Brand Building and Brand Loyalty
Let me share with you three quick stories:
Many years ago I bought a box of Glad tall white kitchen trash bags. I was carrying one full of garbage out the front door to leave for the sanitation truck when is suddenly split.
I made up a little doggerel:
Glad is bad.
Hefty is nifty.
For the last 40 years I have always bought Hefty.
2. America's Choice
The house brand of A&P—and its subsidiary SuperFresh—is America's Choice. The label is on myriad products from meats to canned goods to plastics.
Many years ago I bought a dozen America's Choice eggs and decided on two soft-boiled eggs for breakfast. I gently placed two eggs in boiling water and they gently cracked. Three minutes later I had placed the entire dozen eggs—two at a time, ever so gently—in boiling water and they all ever-so-gently cracked.
Since then I have avoided everything America's Choice.
One day on Philadelphia's raffish South Street a young woman walked toward me wearing a Donna Karen New York sweatshirt with the DKNY logo in huge letters. The garment was filthy, as though the person had just come off duty after a 10-hour shift in a Midas car repair bay.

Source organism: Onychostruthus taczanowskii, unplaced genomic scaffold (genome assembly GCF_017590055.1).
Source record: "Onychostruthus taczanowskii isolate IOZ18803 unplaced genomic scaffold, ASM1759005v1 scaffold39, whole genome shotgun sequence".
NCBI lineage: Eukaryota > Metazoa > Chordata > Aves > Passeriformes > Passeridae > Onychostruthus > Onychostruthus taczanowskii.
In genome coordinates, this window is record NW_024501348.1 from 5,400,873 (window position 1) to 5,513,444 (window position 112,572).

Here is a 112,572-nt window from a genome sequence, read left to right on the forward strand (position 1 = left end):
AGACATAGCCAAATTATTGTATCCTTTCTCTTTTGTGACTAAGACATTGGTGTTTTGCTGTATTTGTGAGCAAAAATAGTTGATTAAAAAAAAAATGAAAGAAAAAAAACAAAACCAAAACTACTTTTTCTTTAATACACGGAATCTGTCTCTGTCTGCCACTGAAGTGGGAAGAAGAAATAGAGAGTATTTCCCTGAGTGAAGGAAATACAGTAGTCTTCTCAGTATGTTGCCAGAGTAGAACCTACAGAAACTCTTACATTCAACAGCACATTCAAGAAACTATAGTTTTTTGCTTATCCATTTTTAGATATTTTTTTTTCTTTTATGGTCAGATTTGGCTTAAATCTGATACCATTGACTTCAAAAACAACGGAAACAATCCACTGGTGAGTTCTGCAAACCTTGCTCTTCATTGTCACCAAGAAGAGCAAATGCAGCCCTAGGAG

The three cameos above represent poor P.R. for the brands. Basically bad luck. Kitchen bags occasionally break; eggs sometimes crack in boiling water; careless, untidy people wear clothes.
"You can't buy brand loyalty," wrote freelancer Malcolm Decker. "It has to be earned."
Back in the mid-1960s I used to party with Ed Hanlon, a young guy who wrote an affecting novel titled A Few Days to See the World. As I recall, the title related to insects. It stuck with me.
Like insects, chickens have a short time to see the world. They are fattened up in order to become cacciatore, carbonara or casseroles. Hens' careers are entirely devoted to laying eggs, after which I assume they become soup.